AIX > Administrator > LPAR

AIX EXTRA: Using Dynamic LPAR in AIX 5L v5.2


Are you tired of server sprawl resulting from different OS levels and patch sets required by your application vendors? Or how about underutilized system resources needed for periodic, short-term production workload peaks? Or user-acceptance test environments that are idle for extended periods of time? Dynamic logical partitioning (DLPAR) features of the IBM eServer pSeries platform can help reduce the headaches and costs of running large complex UNIX environments.

Many pSeries platforms support LPAR. An LPAR-capable server can be carved up into a number of smaller logical machines. These smaller machines can be sized and configured to meet the specific workload requirements of the applications that they host.

Partitioning technology from other vendors today relies on various levels of "physical partitioning" of platform hardware. Physical partitioning places constraints on the size, physical slot locations and types of resources that can be allocated to a system partition. In contrast, IBM LPAR technology allows for the construction of partitions from the entire pool of platform resources--processor (in whole processors increments today), memory (in 256 MB increments) and interface cards. The ability to create these partitions allows system managers to provision and manage their hardware assets to maximize the cost effective use of their platform investment.

To understand the basics of LPAR on the pSeries server, it's use useful to step back and look at some of the major building blocks of an LPAR environment (see Figure 1). An LPAR-capable platform is based on the POWER4 processor or later--supported on servers such as the p690, p670 and p630--and runs microcode that is at least up to October 2002. The platform must also have the LPAR Hypervisor, a feature of the system firmware that creates LPARs and allocates or reallocates hardware resources to the LPAR.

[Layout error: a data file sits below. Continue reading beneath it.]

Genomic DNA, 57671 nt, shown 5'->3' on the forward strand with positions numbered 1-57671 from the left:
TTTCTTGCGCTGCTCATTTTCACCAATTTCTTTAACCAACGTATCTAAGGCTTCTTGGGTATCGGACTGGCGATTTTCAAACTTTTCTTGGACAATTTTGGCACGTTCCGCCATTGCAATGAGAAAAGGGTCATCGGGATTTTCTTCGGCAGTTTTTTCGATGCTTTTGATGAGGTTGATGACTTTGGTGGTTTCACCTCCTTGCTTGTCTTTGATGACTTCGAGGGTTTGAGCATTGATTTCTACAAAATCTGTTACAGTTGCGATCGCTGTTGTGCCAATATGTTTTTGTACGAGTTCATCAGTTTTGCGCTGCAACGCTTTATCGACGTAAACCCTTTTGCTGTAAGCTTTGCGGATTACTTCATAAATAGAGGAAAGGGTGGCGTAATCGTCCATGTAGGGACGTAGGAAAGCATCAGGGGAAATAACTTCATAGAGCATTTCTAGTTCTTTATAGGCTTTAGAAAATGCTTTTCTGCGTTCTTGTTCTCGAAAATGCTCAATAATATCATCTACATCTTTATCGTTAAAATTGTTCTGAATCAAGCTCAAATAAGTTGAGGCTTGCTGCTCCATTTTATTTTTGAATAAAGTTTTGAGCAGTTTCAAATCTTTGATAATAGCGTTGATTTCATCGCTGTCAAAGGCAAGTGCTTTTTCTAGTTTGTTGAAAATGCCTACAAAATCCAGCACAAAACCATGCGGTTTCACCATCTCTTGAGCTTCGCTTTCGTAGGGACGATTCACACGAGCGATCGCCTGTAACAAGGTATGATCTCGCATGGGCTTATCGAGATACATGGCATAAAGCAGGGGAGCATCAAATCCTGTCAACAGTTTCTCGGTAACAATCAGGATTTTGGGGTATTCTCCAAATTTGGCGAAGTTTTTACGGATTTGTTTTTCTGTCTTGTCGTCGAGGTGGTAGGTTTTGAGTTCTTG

Finally, the Hardware Management Console (HMC), which is a platform that's external to the pSeries server, is key. It sends commands to one or more pSeries servers to query and/or instruct the LPAR Hypervisor how to allocate, reallocate or release hardware resources to/from partitions. The HMC also provides a GUI for ease of LPAR administration and has a command line interface (CLI) for scripted configuration requests to the hypervisor. The CLI facilitates the automation of tasks and schedules and allows the administrator to reduce the amount of manual intervention required for resource management in the environment.

Dynamic LPAR
DLPAR, a feature of the LPAR environment on the pSeries platform, allows the allocation and de-allocation of resources--CPU, memory and interfaces--to meet the environment's capacity requirements. However, not all current OS environments support the ability to change the hardware configuration on the system without impacting environment availability.

While we can load and use a variety of AIX 5L v5.1, v5.2 and Linux OSs in LPARs on the pSeries server, only AIX 5L v5.2 supports DLPAR. AIX 5L can accept the allocation and de-allocation of processor and memory resources to the operating environment transparently and without impacting OS availability or causing an application outage.

 

 


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